Many have attempted—and failed—to eat their way through India. In a country with a wide variety of cuisines that shift their shape (and flavours) at every turn, it is a herculean feat but is not impossible. Should that be your culinary goal, we have found out just the way to get you started at NH 44. Eponymously inspired by the longest-running highway in India that loops through 11 states, this is a pan-Indian diner in Delhi that offers dishes unique to each state.
Exposed brick walls in a corner of West Delhi enclose a rectangular space with huge windows, stained glass and handmade teak furniture donned with earthy fabrics. Banta bottles hanging upside down from the ceiling light up the room while classic Bollywood music fills the restaurant. NH 44 offers casual dining in a dhaba-esque space for urban dwellers. For the Delhi audience, it offers room to experiment with food. For others, it gives the comfort of finding your staple home food in the capital city. NH 44 offers what every Indian restaurant should offer—a wholesome experience that can be enjoyed with the family (and yes, we mean your entire clan).
The menu, which is shaped like a truck takes us on a journey by itself, mapping out distinct cuisines with vivid descriptions and information. We start ed our meal by sampling dishes from Kashmir where rich spices like cardamom, cloves and saffron take the forefront. Nadur Monji is a dish with lightly-fried, crispy lotus stems that strike a balance between sweet and spicy, and we munch on these through our entire meal. Served with their refreshing paan cocktail was their signature Sword Kababs, of which both the vegetarian (Maharani) and non-vegetarian (Maharaja) versions were soft and fleshy. But, if we are looking for a winner among kababs, their chicken seekh kabab would take the mantle. A non-spicy alternative, this seekh kabab is served with chicken khurchan (shredded) and a layer of buttery bread.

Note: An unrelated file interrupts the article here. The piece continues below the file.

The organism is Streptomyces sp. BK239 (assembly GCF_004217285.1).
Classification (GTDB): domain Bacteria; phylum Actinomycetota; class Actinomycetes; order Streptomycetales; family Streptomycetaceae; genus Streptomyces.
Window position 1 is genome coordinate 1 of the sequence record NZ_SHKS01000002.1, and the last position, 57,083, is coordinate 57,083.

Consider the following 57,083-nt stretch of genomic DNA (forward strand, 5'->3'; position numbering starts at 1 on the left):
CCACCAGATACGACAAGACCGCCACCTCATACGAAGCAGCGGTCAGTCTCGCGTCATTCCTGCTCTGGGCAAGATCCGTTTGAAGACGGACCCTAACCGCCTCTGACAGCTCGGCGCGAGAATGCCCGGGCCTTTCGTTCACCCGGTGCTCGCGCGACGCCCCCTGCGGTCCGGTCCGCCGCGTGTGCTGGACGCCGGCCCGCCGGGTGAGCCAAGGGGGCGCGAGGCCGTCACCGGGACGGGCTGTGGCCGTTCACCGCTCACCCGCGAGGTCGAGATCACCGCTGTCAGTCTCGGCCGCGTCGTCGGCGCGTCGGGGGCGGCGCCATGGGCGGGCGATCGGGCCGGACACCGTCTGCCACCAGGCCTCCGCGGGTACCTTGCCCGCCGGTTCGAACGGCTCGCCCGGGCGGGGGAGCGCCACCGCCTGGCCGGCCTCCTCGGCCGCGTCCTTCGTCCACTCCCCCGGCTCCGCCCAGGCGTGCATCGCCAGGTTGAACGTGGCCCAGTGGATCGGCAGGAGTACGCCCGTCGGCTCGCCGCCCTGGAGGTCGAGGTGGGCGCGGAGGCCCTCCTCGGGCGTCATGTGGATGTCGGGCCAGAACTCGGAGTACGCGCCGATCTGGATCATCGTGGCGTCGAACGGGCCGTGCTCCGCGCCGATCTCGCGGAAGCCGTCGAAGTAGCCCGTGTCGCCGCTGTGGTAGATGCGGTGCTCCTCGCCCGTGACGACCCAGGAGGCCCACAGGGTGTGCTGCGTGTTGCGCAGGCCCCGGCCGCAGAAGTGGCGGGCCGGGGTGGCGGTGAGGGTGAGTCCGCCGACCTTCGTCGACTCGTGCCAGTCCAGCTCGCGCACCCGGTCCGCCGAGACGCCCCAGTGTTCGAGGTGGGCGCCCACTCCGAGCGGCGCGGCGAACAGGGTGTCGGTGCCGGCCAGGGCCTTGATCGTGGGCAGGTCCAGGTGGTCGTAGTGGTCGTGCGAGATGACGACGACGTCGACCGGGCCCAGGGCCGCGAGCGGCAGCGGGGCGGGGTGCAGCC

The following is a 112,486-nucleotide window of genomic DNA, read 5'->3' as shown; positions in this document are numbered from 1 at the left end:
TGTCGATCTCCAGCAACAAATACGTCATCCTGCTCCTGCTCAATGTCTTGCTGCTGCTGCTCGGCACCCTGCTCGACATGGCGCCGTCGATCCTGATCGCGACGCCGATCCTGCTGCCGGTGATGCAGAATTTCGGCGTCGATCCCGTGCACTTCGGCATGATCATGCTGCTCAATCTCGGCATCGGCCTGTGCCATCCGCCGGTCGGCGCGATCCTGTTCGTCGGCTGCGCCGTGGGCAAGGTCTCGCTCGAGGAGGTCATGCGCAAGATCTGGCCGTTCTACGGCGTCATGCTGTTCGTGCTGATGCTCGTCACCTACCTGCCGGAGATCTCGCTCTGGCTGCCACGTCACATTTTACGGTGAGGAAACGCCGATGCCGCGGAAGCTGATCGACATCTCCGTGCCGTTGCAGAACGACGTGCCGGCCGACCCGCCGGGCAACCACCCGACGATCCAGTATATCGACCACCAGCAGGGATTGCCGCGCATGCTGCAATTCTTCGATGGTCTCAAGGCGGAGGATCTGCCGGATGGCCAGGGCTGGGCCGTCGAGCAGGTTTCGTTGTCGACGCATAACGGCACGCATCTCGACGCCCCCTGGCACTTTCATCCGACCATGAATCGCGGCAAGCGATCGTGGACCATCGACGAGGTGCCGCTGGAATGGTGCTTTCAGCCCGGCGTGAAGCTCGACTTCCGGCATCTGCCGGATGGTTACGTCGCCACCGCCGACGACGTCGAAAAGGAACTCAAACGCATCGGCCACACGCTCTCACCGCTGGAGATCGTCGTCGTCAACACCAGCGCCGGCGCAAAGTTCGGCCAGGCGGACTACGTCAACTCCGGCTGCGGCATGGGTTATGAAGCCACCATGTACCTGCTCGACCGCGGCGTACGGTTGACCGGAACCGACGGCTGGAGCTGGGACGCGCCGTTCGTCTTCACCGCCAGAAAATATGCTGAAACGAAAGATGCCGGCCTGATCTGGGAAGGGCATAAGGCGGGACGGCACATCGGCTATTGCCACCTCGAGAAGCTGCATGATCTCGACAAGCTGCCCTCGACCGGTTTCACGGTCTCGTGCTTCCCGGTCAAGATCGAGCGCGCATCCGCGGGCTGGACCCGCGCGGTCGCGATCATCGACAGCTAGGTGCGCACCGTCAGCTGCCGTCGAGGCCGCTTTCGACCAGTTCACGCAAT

When it comes to the main course, we were truly spoiled for choice with cuisines from different states. Confused by the options, we simply did what we do best: we indulged. We called for a host of bread—nan, garlic nan, pudhina parathas and roti (from North India), Idli Gunpowder (from the former Andhra Pradesh), Laal Maas peppered with spicy chillies from Jaisalmer (from the Awadhi cuisine) and Aloogadda Vepudu (from Andhra again) with curry leaves and peppercorns.
Beyond this, their menu offers vada pav, paarsi akoori on toast and chaupati pav bhaji from Maharashtra, fish curry from Chennai, and dum biryani mutton from Lucknow. Their menu , although, leans more towards north India. In hindsight, the restaurant could include dishes from Gujarat, Madhya Pradesh and Karnataka too, and we say that as a suggestion for a more rounded experience than out of sheer gluttony, we promise.
A feast like the one we had called for a simple dessert, and we ended our meal with a creamy danedar rabri. We may have also gotten some packed for later, but I, for one, don’t dessert and tell.
Where: 1st Floor, Black C, Vaishali Nagar, Rajouri Garden, New Delhi
Pocket Pinch: ₹ 1100 for two